Nevertheless, Latin Lessons provides an able synthesis of economic,
political and social trends that is
not only suitable for general readers
and specialists, but can be useful for
U.S. policymakers, particularly those
working on issues such as drugs, immigration, trade, and energy policy.
Weitzman’s title raises intriguing
questions. Did South America really
stop listening to the U. S., or was the
U. S. message just no longer relevant?
While a few Andean countries rejected the economic ideas advocated
by the U. S., others settled into a mix
of market-oriented policies, open-
In Brazil, most voters do not iden- tify with a political party. In spite of this relatively low level of partisanship, Brazilian elections, at least
at the presidential level, have settled
down into contests between the
Partido dos Trabalhadores (PT) and the
Partido da Social Democracia Brasileira
(PSDB). The PSDB, led by Fernando
Henrique Cardoso, won the first two
post-stabilization elections (1994 and
1998), but the PT, headed by Luiz Inácio Lula da Silva in 2002 and 2006
and Dilma Rousseff in 2010, has won
the last three contests.
In the national legislature, by con-
trast, the party of victorious presi-
nants from previous initiatives that
collectively form an incoherent, un-
satisfying and unproductive muddle.”
The author advises the U.S. to de-
velop an active presence in Latin
America based on an updated under-
standing of events (rather than on
old stereotypes) and a more sophis-
ticated perception of the issues that
bind it to the region. He calls for cre-
ative thinking, which would include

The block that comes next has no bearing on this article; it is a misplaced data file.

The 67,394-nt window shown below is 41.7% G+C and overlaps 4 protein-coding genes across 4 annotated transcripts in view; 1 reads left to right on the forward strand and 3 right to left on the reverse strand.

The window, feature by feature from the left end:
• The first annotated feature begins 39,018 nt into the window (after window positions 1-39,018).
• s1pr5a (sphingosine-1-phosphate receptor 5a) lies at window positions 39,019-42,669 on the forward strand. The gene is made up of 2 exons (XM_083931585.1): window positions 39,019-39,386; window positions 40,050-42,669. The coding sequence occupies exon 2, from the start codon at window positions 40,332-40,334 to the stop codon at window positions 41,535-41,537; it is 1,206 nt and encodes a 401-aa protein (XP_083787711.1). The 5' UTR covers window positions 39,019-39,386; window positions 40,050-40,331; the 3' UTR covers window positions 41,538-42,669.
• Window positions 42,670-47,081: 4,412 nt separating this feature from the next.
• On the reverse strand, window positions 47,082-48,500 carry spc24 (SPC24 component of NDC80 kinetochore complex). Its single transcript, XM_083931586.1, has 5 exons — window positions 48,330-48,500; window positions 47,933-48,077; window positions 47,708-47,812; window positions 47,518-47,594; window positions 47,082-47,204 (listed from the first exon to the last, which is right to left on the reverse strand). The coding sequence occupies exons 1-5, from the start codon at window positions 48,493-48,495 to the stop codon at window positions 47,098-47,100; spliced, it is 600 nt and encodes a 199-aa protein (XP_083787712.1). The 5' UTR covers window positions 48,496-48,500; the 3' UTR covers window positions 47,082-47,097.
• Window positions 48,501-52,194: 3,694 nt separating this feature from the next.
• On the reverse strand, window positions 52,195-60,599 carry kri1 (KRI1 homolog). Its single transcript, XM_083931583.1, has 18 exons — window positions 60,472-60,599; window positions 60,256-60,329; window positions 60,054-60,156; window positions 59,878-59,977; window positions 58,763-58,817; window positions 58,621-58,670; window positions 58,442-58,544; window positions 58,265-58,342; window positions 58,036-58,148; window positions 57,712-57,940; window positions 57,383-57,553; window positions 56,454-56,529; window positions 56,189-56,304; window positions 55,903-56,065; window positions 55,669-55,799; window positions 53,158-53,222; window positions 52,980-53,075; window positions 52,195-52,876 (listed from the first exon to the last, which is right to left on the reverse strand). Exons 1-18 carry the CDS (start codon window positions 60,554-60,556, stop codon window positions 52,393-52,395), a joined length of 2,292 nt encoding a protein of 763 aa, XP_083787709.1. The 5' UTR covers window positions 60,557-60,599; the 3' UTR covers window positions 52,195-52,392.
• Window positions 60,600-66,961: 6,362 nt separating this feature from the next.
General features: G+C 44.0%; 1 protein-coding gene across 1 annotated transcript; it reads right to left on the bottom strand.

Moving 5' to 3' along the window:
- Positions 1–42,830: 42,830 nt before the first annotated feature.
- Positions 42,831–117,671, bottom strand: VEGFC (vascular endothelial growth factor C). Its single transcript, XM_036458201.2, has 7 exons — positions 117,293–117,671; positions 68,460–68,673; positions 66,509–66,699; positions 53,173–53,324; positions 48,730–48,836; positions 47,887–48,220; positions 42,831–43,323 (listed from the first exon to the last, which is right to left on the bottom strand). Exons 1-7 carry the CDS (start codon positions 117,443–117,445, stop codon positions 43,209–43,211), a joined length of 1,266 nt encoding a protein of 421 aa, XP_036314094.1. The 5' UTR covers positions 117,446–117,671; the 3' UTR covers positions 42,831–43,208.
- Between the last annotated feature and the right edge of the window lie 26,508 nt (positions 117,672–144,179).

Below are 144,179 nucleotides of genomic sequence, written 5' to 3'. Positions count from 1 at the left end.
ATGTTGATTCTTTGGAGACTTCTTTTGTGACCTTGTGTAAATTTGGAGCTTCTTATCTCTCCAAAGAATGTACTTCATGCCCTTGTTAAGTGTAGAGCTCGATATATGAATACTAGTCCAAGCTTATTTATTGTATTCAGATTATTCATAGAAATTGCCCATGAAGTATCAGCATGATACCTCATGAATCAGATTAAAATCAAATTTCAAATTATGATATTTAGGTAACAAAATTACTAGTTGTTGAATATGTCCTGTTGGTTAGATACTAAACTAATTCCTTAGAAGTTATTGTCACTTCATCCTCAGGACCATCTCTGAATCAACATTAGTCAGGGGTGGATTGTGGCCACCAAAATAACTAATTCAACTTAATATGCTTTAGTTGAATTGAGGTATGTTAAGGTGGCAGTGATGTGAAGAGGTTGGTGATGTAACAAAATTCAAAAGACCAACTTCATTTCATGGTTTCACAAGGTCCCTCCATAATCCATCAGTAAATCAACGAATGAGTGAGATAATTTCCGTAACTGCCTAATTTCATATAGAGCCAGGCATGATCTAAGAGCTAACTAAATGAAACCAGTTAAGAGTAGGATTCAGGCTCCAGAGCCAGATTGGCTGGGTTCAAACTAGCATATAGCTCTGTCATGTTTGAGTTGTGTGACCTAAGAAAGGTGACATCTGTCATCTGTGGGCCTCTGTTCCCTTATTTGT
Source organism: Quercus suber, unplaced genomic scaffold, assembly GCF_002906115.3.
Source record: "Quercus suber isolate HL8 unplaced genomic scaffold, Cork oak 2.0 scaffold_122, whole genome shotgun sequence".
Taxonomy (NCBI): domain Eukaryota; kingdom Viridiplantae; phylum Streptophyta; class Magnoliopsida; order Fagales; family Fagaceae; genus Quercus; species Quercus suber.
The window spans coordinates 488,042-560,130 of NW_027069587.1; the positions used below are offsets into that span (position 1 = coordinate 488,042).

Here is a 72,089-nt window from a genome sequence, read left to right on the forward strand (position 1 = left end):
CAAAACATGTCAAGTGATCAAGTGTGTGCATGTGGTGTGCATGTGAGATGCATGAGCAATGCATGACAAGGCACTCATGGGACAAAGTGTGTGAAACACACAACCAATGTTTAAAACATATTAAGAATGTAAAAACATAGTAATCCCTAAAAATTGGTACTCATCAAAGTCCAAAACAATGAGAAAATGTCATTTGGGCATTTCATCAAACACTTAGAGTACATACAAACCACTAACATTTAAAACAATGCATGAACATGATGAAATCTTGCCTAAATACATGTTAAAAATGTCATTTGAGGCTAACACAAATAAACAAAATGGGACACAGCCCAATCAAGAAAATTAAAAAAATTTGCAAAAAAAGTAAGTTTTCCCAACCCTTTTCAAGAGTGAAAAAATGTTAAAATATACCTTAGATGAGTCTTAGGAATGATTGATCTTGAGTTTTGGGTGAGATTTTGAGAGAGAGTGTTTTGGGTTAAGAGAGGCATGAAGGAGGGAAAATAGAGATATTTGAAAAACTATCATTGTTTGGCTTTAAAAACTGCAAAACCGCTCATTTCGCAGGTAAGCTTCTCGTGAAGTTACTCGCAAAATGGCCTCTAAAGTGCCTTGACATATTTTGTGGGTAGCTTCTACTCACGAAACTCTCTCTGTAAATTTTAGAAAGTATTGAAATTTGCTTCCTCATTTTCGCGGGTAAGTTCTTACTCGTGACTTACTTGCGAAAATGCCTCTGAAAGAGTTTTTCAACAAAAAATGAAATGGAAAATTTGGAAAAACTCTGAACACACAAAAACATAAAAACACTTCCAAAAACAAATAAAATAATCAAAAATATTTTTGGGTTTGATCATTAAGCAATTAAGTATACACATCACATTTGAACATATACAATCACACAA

setting a new agenda that avoids the
extremes of grand plans and benign
neglect. Such an agenda should, in his
view, include new approaches to the
drug problem and Cuba, as well as im-
migration, energy security and trade.
It should also work to strengthen de-
mocracy and public institutions, sup-
porting the rule of law.
Weitzman describes a region that
is neither an eternal victim asking
for rescue nor a strong, autonomous
global player that can ignore American policies and views. He strikes a
balance bet ween seeing events in the
region as being driven by an all-powerful U.S. and viewing Latin Americans as the full authors of their fate.
Still, his analysis would have been
strengthened by enlarging his scope
to briefly discuss the moderate Left
governments in Brazil and Uruguay.
The Brazilian Left rejects the Washington Consensus, but differs from
the Andean Left in its views on the
role of markets, trade, foreign direct
investment, and foreign companies
in the economy. The commitment of
the Uruguayan Left to work within
an institutional framework contrasts
sharply with the populist approach
of leftist leaders elsewhere.
Similarly, readers would have ben-efitted from a broader analysis of
Peru that goes beyond corruption
and social exclusion to include its remarkable economic growth and the
corresponding impact on poverty and
politics. This would have helped the
reader to understand why President
Ollanta Humala shifted away from
Chávez and identified with former
Brazilian President Luiz Inácio Lula
da Silva during the 2011 campaign.
ness to trade and foreign investment,
along with a more vigorous state role
in key economic sectors and in providing social services for the poor.
Perhaps this indicates greater policymaking maturity, reflecting a growing capacity to undertake a more
nuanced approach to economic policy. If so, it augurs well for a region
that shows more signs of promise.
Joydeep Mukherji is a sovereign credit analyst for Standard
& Poor’s. This review reflects the
author’s personal views and not
necessarily those of his employer.
Como o eleitor
escolhe seu prefeito:
campanha e voto nas eleições municipais
Antonio Lavareda and Helcimara Telles (Editors)
Editora FGV, 2011, Softcover, 402 pages
REVIEWED BY BARRY AMES
dents has never held a majority of
seats. Still presidents have been able
to build coalitions that make effective governing majorities.
Scholarly debates about Brazilian parties and elections mostly focus on presidential elections and on
the roles of partisanship and ideology, with retrospective assessments
of the economy and administration.
These debates are important, but they
suffer from one problem: presidential elections are single events held
in unique circumstances.
Como o eleitor escolhe seu prefeito:
campanha e voto nas eleições municipais (How Voters Choose Mayors:
155 Americas Quarterly SPRING 2012